The internet became synonymous with information overload.
The abundance of viewpoints is sure to confuse you on your quest to excel.
Avoid having too many mentors at a time.
Okay, “just one” is an exaggeration to catch you attention. But don’t worry, this not one of those useless lists such as “ten things to look in a mentor”.
No, this piece is intended to help you recognize and extract the juice of a mentor.
I have a martial arts background, so I have first-hand experience with the power a mentor can have on your life. But to properly make use of the advice you need to do two things in order:
1) Shut up.
2) Walk away.
You need to shut up in order to hear your mentor. Nowadays, people forgot that to be able to speak something of worth you need to learn something of worth first.
Earth shocking, I know.
If you’re a beginner, the best way to learn is to become a good listener. The first step in becoming a good listener is to shut up.
Don’t talk back.
You are already very good at arguing and look where it led your life?
A worldview that doesn’t lead to riches, growth and a fulfilling life is good for what? Snappy Facebook posts?
You can’t buy nothing with likes. Your cleverness is doing nothing good for you, so do a little exercise instead.
Assume that what your mentor is saying is entirely true and try to apply everything of it without distinction. Record the results or lack of. But only after you give a fair try.
After some time doing this you will get a good grip of what works and what doesn’t.
To assume one mentor will fulfill all your needs is naive. Rather, you should have mentors for different areas and endeavors in your life.
So, if you bodybuild you are listening to one author, if you are trying to survive college you should be listening to another, if you are trying to start an online business a different one.
Try their advice and methods. Record everything.
As you accumulate experience by following the advice to the letter, you will see that you will also learn unrelated stuff quicker.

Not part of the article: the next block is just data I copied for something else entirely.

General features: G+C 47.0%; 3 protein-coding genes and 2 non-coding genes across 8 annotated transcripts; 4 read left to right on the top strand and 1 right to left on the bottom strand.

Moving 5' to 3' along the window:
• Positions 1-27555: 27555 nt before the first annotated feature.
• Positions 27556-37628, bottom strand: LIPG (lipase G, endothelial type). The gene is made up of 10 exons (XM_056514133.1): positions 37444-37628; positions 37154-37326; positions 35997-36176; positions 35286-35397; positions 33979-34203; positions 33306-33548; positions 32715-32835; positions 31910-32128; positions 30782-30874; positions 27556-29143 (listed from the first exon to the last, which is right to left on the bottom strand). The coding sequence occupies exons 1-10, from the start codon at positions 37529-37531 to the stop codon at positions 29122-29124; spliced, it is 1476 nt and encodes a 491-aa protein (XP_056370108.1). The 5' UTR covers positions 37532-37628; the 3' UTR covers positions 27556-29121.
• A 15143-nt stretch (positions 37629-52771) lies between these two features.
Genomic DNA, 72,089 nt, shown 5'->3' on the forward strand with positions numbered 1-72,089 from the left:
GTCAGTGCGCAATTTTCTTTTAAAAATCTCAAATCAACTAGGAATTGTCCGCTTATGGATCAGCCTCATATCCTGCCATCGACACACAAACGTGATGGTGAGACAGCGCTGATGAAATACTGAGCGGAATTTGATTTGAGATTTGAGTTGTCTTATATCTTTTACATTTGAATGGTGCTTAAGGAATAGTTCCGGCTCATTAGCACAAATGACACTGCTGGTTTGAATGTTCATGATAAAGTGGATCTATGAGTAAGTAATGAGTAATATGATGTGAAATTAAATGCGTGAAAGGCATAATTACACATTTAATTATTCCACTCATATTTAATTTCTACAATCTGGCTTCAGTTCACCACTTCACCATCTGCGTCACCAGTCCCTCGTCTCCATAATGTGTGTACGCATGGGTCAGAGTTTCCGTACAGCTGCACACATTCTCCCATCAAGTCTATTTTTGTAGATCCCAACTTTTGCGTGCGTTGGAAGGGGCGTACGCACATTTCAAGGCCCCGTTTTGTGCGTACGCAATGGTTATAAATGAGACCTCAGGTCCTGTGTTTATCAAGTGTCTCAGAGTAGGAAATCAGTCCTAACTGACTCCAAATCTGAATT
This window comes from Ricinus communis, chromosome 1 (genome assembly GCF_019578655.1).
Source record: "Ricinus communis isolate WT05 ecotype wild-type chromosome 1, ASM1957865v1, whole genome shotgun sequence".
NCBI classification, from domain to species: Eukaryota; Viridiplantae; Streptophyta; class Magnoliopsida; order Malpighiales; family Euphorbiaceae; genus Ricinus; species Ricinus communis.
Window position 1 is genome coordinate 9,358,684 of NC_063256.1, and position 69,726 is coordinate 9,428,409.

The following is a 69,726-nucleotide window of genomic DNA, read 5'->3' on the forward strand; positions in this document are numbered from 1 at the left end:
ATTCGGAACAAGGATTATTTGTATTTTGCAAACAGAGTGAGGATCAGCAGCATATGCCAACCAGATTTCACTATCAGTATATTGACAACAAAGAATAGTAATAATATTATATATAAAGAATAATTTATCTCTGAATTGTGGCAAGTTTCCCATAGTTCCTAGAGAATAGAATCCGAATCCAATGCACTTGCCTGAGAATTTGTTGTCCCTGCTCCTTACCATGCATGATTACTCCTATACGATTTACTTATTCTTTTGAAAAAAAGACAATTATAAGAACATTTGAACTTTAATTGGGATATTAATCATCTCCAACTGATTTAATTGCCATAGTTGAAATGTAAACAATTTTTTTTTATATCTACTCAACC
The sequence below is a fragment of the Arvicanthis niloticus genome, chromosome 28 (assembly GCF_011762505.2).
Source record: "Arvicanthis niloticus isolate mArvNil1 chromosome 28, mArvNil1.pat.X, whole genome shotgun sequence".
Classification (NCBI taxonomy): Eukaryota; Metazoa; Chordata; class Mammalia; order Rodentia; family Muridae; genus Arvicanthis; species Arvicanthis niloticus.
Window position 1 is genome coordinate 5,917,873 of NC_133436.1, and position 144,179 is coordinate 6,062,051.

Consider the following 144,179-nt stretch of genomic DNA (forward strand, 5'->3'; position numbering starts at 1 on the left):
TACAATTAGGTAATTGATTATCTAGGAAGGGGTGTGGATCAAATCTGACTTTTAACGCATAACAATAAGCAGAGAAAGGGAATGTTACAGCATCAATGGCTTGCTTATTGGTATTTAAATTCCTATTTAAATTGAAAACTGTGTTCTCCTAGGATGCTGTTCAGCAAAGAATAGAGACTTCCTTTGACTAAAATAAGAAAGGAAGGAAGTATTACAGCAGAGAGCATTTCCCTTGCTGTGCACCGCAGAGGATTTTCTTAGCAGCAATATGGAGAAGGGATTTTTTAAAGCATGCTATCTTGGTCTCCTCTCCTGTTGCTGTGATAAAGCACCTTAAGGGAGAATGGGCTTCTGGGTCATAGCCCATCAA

Now you are ready for step two.
The day martial arts outlived their usefulness for me was when I was in the middle of a training session while unbeknownst to me, my beloved grandmother was having a stroke which eventually would lead to her departure from this earth.
For a long time I felt great regret.
Eventually the truth dawned on me.
There was not much that I would be able to do if I was in the house at the moment, and afterwards I realized that the reason why I felt regret was because I was doing something that i had already outgrew.
My purpose in doing martial arts never was to become a killing machine (even though I believe everyone should know basic self-defense), but rather to follow a way towards greatness.
Martial arts had outlived its purpose, so now it was time to walk away and search a new mentor.
You walk away when the advice has served its purpose. When you feel you would rather be doing something else.
How to know when to walk away? That’s the importance of record keeping. You research and research to come up with a decent expectation of how long it would take to see results but not the magnitude as this would be self-limiting.
As you do this record keeping over and over, you are training your gut to recognize things.
After some time trying things in different areas, your gut will be well-trained enough to inform you quicker and quicker. Eventually for some endeavors you will have no need to record keep. It’s what happens with advanced bodybuilders for example. Eventually you have so much information that you can do changes seemingly on the fly.
You self correct quicker than people who still relies too much on theoretical information can keep up.
This is advanced.
But to get there you need to choose a mentor. One, just one at a time.